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decoupler question

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wejos

Member
hello guys i'm getting multiple readings on my pic, maybe this is because i'm using common ground throughout my breadboard. my question is if i increased the value of the decoupler (1uf) to say 47 uf, will this reduce the noise (i'm only assuming this was the correct term to use) and fix the multiple reading that i'm getting? i already placed 1-meg pull up resistor in my RB0.

thank you
 

Mikebits

Well-Known Member
A 1 meg pullup is useless. Post a schematic and a better description of your problem.
 

wejos

Member
eric gibbs taught me the resistor divider approach but was not able to make it to work so i went on using the 555. the 16f84 and the 555 have 1 uf decoupler. thank you very much in advance.
 

ericgibbs

Well-Known Member
Most Helpful Member
eric gibbs taught me the resistor divider approach but was not able to make it to work so i went on using the 555. the 16f84 and the 555 have 1 uf decoupler. thank you very much in advance.
hi,
Just to clarify a point, I suggested 3k3 and 2k2 as a divider to get from 12Vdc to +5Vdc for a PIC input for PORTB.0 ,,,
never any mention of 1meg resistors.:)
 
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wejos

Member
hi,
Just to clarify a point, I suggested 3k3 and 2k2 as a divider to get from 12Vdc to +5Vdc for a PIC input for PORTB.0 ,,,
never any mention of 1meg resistors.:)
yes eric and thank you for all your help. i realised now why it did not run because the signal was negative going, which at the time i wasn't aware of.

yes no 1meg resistor lol sorry
 

ericgibbs

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yes eric and thank you for all your help. i realised now why it did not run because the signal was negative going, which at the time i wasn't aware of.

yes no 1meg resistor lol sorry
hi,
If the supply to the coin mechanism is +12V and 0V is common/ground and all the coin switch does is switch the +12V on/off, how can the coin pulse be a negative voltage..:confused:
 
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wejos

Member
i have no idea but heres whats going on eric, when i attached the wire that sends out the pulse from the coin mech to the 555 trigger, the 555 will give me an output and the PIC would even detect. i have no idea and i can't explain why and how it worked. its just i'm getting multiple reading after the pic read the rising edge.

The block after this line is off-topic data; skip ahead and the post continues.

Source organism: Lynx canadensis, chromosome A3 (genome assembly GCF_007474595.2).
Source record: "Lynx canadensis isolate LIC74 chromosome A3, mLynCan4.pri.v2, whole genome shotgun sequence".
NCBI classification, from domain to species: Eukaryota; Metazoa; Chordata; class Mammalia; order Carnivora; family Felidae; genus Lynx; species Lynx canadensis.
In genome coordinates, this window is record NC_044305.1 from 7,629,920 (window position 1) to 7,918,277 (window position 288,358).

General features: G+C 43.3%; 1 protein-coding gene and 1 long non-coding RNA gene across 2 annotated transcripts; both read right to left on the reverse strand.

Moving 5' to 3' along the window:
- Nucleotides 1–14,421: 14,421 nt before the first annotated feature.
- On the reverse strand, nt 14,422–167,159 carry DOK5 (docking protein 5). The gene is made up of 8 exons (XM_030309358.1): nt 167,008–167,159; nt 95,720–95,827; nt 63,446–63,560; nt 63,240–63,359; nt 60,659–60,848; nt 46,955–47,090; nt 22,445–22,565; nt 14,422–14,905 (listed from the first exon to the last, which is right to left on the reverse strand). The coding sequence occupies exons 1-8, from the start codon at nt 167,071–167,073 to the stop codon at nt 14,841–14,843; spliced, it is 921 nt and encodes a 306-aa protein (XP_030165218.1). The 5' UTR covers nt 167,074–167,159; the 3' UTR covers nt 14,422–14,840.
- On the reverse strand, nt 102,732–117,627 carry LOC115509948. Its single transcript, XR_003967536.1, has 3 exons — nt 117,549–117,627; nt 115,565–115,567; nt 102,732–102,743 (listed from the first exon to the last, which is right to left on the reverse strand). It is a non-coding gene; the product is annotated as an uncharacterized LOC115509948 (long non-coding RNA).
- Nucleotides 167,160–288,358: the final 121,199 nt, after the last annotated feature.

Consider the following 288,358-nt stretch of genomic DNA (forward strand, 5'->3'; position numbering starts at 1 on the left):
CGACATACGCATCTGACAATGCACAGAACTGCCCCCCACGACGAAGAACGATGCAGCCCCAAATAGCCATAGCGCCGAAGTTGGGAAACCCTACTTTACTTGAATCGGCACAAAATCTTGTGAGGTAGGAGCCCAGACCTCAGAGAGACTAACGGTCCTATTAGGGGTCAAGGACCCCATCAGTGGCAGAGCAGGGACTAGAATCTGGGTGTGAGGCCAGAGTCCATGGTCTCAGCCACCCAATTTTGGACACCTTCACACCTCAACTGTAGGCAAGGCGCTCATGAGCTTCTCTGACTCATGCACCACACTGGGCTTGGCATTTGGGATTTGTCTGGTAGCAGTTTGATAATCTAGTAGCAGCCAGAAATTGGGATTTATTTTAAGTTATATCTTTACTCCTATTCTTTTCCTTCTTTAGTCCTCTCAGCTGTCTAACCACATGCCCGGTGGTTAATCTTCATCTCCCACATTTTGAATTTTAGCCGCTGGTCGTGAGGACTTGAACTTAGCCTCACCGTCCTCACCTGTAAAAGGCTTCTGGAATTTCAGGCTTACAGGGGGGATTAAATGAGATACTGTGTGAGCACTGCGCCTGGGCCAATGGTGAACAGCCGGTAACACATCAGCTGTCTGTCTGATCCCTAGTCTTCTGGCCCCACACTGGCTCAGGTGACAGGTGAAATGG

ericgibbs

Well-Known Member
Most Helpful Member
i have no idea but heres whats going on eric, when i attached the wire that sends out the pulse from the coin mech to the 555 trigger, the 555 will give me an output and the PIC would even detect. i have no idea and i can't explain why and how it worked. its just i'm getting multiple reading after the pic read the rising edge.
if its a mechanical coin switch you will get multiple signals due to contact bounce.

You need to debounce the switch signal, use a cap/resistor filter on the signal from the switch.
 

wejos

Member
okay eric i found a sample




let me guess "X" there goes to my RBO?


i found other diagrams but they are a bit complicated and uses 555 and schmitt triggers (i have no idea what schimitt is [it compares voltage according to my speed read]).

you think this diagram will do eric?
 

ericgibbs

Well-Known Member
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okay eric i found a sample



let me guess "X" there goes to my RBO?


i found other diagrams but they are a bit complicated and uses 555 and schmitt triggers (i have no idea what schimitt is [it compares voltage according to my speed read]).

you think this diagram will do eric?
no, it will make it worse.:)

I will do a sketch..

EDIT:
Something like this. Increase the C1 value as required.
 

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Mikebits

Well-Known Member
Your 1 meg is not actually pulling up anything since it is tied to ground, this would be a very, very, very weak pulldown.
 

Mikebits

Well-Known Member
A pull up is a resistor that tends to pull a line towards a positive level as in +v. A pull down attempts to pull a line towards ground level. The choice of a pull up or pull down is often selected based on many factors. Some are, open collector outputs, or if line may go tri-state, or the driver needs help sourcing or sinking current, these are but a few reasons.
 

wejos

Member
thanks guys eric mike. although i havent completely grasped the whole thing but i'll do some readings also and actual in-breadboard testing. my best kudos to you guys for helping a starter like me.
 

Mikebits

Well-Known Member
Eric is a really good engineer, I would listen to him before I listened to me any day. What are you still unclear on?
 

wejos

Member
the decoupler mike, the higher the value the less interference?

and how do you check a mylar capacitor if its good or not? does it charge like electrolytic?
 

smanches

New Member
The value of the decoupler will determine it's frequency response. Lower value caps can usually react faster and handle the higher frequencies better. Also, ceramics are usually better than electrolytics for higher frequencies as well due to the lower ESR. Sometimes if the environment is very noisy, you will use two or three decoupling caps, at different values, each handling a different frequency range of the noise.

Mylar caps charge just like other caps.
 
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